In­sil­i­co finds a new part­ner for AI drug dis­cov­ery; EU launch­es Il­lu­mi­na probe af­ter Grail merg­er close

Hot off a $255 mil­lion megaround, Chi­nese AI start­up In­sil­i­co Med­i­cine has found its lat­est part­ner.

In­sil­i­co is join­ing hands with Shang­hai-based BioNo­va Phar­ma­ceu­ti­cals to joint­ly de­vel­op small mol­e­cule in­hibitors for hema­to­log­ic ma­lig­nan­cies. Though they’re not re­leas­ing the fi­nan­cial terms of the deal, the part­ners said they’re kick­ing things off with a dis­cov­ery-stage project from BioNo­va.

While there’s been a re­cent ex­plo­sion of ac­tiv­i­ty in the AI space, In­sil­i­co CEO Alex Zha­voronkov pre­dicts that some of those ef­forts will ul­ti­mate­ly fail, akin to the dot-com bub­ble in the ear­ly 2000s. Once that hap­pens, he told End­points News, In­sil­i­co will seek to emerge as the field’s Ama­zon or Google. The chief ex­ec­u­tive pulled in a $255 mil­lion Se­ries C round back in June.

But he’s not alone in those goals: Miles away, in Shen­zhen, Chi­na, XtalPi re­cent­ly raked in a $400 mil­lion Se­ries D round to re­fine AI for drug dis­cov­ery. Ex­sci­en­tia pulled in a fresh half-bil­lion dol­lars ear­li­er this year, just a month af­ter Daphne Koller picked up $400 mil­lion in a Se­ries C round. — Nicole De­Feud­is 

EU launch­es new Il­lu­mi­na probe af­ter Grail merg­er close

Eu­rope is not hap­py with Il­lu­mi­na.

A day af­ter the biotech com­plet­ed its ac­qui­si­tion of Grail de­spite on­go­ing FTC and EU probes, the Eu­ro­pean Com­mis­sion is launch­ing a new in­ves­ti­ga­tion over whether or not Il­lu­mi­na’s move vi­o­lat­ed a “stand­still oblig­a­tion,” the Com­mis­sion an­nounced Fri­day. Such oblig­a­tions are en­forced to “po­ten­tial­ly ir­repara­ble neg­a­tive im­pact of trans­ac­tions on the mar­ket,” pend­ing in­ves­ti­ga­tion out­comes, the EC said.

“We deeply re­gret Il­lu­mi­na’s de­ci­sion to com­plete its ac­qui­si­tion of GRAIL, while our in­ves­ti­ga­tion in­to the trans­ac­tion is still on­go­ing,” Com­mis­sion ex­ec­u­tive vice pres­i­dent Mar­grethe Vestager said in a state­ment.

Vestager con­tin­ued:

Com­pa­nies have to re­spect our com­pe­ti­tion rules and pro­ce­dures. Un­der our ex-ante merg­er con­trol regime com­pa­nies must wait for our ap­proval be­fore a trans­ac­tion can go ahead. This oblig­a­tion, that we call stand­still oblig­a­tion, is at the heart of our merg­er con­trol sys­tem and we take its pos­si­ble breach­es very se­ri­ous­ly. This is why we have de­cid­ed to im­me­di­ate­ly start an in­ves­ti­ga­tion to as­sess whether Il­lu­mi­na’s de­ci­sion con­sti­tutes a breach of this im­por­tant oblig­a­tion.

The EU opened its in­ves­ti­ga­tion in­to the merg­er at the end of Ju­ly, ex­press­ing con­cern that the deal would sti­fle com­pe­ti­tion for can­cer de­tec­tion tests, which is Grail’s pri­ma­ry busi­ness. Il­lu­mi­na has as­sert­ed that the EU has no au­thor­i­ty over the merg­er be­cause the com­pa­nies do not do busi­ness with EU mem­ber states. — Max Gel­man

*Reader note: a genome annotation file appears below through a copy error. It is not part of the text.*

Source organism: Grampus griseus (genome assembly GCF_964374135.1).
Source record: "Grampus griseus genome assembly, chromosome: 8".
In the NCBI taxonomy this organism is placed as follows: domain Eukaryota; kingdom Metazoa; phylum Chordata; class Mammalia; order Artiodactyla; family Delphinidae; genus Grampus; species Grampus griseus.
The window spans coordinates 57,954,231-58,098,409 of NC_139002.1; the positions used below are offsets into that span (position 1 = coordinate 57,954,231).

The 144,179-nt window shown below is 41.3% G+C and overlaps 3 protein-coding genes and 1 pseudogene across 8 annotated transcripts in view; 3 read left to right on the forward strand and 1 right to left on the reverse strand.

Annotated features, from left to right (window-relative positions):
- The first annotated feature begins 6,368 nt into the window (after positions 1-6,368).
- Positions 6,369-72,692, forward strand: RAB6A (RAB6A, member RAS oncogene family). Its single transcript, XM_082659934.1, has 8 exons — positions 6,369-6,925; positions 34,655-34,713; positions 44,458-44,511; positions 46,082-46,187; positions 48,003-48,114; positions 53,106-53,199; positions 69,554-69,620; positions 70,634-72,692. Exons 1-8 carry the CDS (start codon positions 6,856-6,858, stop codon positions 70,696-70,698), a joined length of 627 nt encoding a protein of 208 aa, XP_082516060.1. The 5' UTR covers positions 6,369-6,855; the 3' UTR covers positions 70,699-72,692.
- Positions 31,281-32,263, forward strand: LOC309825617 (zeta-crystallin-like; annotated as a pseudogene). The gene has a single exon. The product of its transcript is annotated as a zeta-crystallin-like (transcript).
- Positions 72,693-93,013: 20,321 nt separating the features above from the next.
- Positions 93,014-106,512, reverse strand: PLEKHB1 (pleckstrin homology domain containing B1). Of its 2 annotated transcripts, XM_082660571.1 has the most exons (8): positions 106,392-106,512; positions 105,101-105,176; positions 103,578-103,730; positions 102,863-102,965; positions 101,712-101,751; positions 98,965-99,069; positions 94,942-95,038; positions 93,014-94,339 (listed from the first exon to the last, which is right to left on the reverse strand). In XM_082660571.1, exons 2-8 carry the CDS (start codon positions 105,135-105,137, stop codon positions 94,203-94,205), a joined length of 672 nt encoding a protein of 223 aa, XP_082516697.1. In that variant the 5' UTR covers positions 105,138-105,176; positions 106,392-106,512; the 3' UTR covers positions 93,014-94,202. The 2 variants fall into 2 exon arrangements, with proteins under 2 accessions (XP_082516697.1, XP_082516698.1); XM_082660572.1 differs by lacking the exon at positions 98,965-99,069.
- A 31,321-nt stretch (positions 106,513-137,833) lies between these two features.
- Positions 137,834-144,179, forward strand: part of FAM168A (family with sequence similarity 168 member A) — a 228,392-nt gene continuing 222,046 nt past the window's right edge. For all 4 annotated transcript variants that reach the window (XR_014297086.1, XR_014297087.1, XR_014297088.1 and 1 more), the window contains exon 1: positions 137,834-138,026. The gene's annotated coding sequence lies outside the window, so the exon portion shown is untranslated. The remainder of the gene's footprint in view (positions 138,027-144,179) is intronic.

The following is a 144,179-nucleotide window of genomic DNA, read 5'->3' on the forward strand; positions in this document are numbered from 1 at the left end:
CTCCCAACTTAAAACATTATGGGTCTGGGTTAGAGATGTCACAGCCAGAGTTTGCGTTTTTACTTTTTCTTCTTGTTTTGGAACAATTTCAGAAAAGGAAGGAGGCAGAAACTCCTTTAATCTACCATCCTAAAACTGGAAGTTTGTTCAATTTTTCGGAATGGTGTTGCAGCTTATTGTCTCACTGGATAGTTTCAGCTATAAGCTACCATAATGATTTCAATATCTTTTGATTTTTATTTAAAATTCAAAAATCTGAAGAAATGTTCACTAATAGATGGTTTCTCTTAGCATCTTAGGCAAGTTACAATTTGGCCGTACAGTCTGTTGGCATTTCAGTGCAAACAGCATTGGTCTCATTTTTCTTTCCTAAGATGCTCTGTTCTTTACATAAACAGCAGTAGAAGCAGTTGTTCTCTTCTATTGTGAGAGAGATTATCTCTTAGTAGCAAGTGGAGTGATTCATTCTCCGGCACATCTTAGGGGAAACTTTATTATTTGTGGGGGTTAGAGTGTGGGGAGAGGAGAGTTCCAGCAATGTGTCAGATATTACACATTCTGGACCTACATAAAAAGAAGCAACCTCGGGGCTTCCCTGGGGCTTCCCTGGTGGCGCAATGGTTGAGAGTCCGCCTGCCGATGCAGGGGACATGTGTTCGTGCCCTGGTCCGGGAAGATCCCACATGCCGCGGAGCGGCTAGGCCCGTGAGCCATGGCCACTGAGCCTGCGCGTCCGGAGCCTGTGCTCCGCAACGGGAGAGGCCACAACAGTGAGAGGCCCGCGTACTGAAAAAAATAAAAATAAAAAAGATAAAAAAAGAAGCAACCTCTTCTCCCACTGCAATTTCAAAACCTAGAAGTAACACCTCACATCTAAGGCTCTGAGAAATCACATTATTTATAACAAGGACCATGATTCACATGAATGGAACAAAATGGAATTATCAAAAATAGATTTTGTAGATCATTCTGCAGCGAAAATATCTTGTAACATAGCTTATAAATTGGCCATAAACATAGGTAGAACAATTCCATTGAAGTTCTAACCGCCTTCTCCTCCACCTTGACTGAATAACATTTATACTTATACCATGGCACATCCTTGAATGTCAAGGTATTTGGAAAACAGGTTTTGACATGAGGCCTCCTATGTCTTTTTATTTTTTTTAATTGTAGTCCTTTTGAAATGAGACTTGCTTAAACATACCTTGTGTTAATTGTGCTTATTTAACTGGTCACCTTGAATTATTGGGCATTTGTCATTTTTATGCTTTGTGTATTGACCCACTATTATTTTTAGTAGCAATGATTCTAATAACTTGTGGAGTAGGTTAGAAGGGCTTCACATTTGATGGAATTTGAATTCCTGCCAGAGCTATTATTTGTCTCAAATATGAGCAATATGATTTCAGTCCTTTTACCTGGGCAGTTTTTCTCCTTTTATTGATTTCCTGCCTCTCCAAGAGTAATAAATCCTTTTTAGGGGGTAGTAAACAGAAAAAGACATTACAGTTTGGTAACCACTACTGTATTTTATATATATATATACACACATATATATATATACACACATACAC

Mas­sive York, Eng­land life sci­ences cam­pus gets a new own­er

Life sci­ences com­pa­nies at an 82-acre York, Eng­land cam­pus are about to get a new land­lord.

LXi Re­al Es­tate In­vest­ment Trust (RE­IT) is snap­ping up the cam­pus in one of three deals to­tal­ing £80m, ac­cord­ing to the UK-based news source The Busi­ness Desk.

About 1,000 peo­ple work at the cam­pus, which is home to CRO Co­v­ance and UK gov­ern­ment agen­cies like the An­i­mal and Plant Health Agency.

“Oc­cu­pa­tion­al de­mand for the cam­pus is sig­nif­i­cant, in­clud­ing from Gov­ern­ment en­ti­ties, and there is ex­pan­sion space at the prop­er­ty which may pro­vide op­por­tu­ni­ties for the com­pa­ny to fur­ther en­hance the val­ue of the as­set through the pre-let for­ward fund­ing of ad­di­tion­al build­ings,” LXi RE­IT said in a state­ment, per The Busi­ness Desk. — Nicole De­Feud­is 

Spe­cial re­port: Meet 20 ex­tra­or­di­nary women who are su­per­charg­ing bio­phar­ma R&D

Even though many biopharma leaders have come together in recent years to address its gender gap, the consensus is clear: We still have a long way to go.

Companies this year were 2.5 times more likely than last year to have a diversity and inclusion program in place, according to a recent BIO survey, but women are still largely absent from executive roles. Getting women to enter the industry isn’t the problem — studies show that they represent just under half of all biotech employees around the world. But climbing through the ranks can be challenging, as women still report facing stereotypes, and, unfortunately, harassment.

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Op­ti­miz­ing Oral Drug De­liv­ery us­ing Zy­dis® Oral­ly Dis­in­te­grat­ing Tablet Tech­nol­o­gy to Ad­dress Pa­tient Chal­lenges


Patients prefer oral dosing, but swallowing tablets can be a challenge for many patients.
The Zydis® orally disintegrating tablet (ODT) platform addresses challenges associated with oral dosing, expanding benefits for patients and options for healthcare providers.
A strong growth trajectory is expected for ODTs given therapeutic innovation and continued technology development.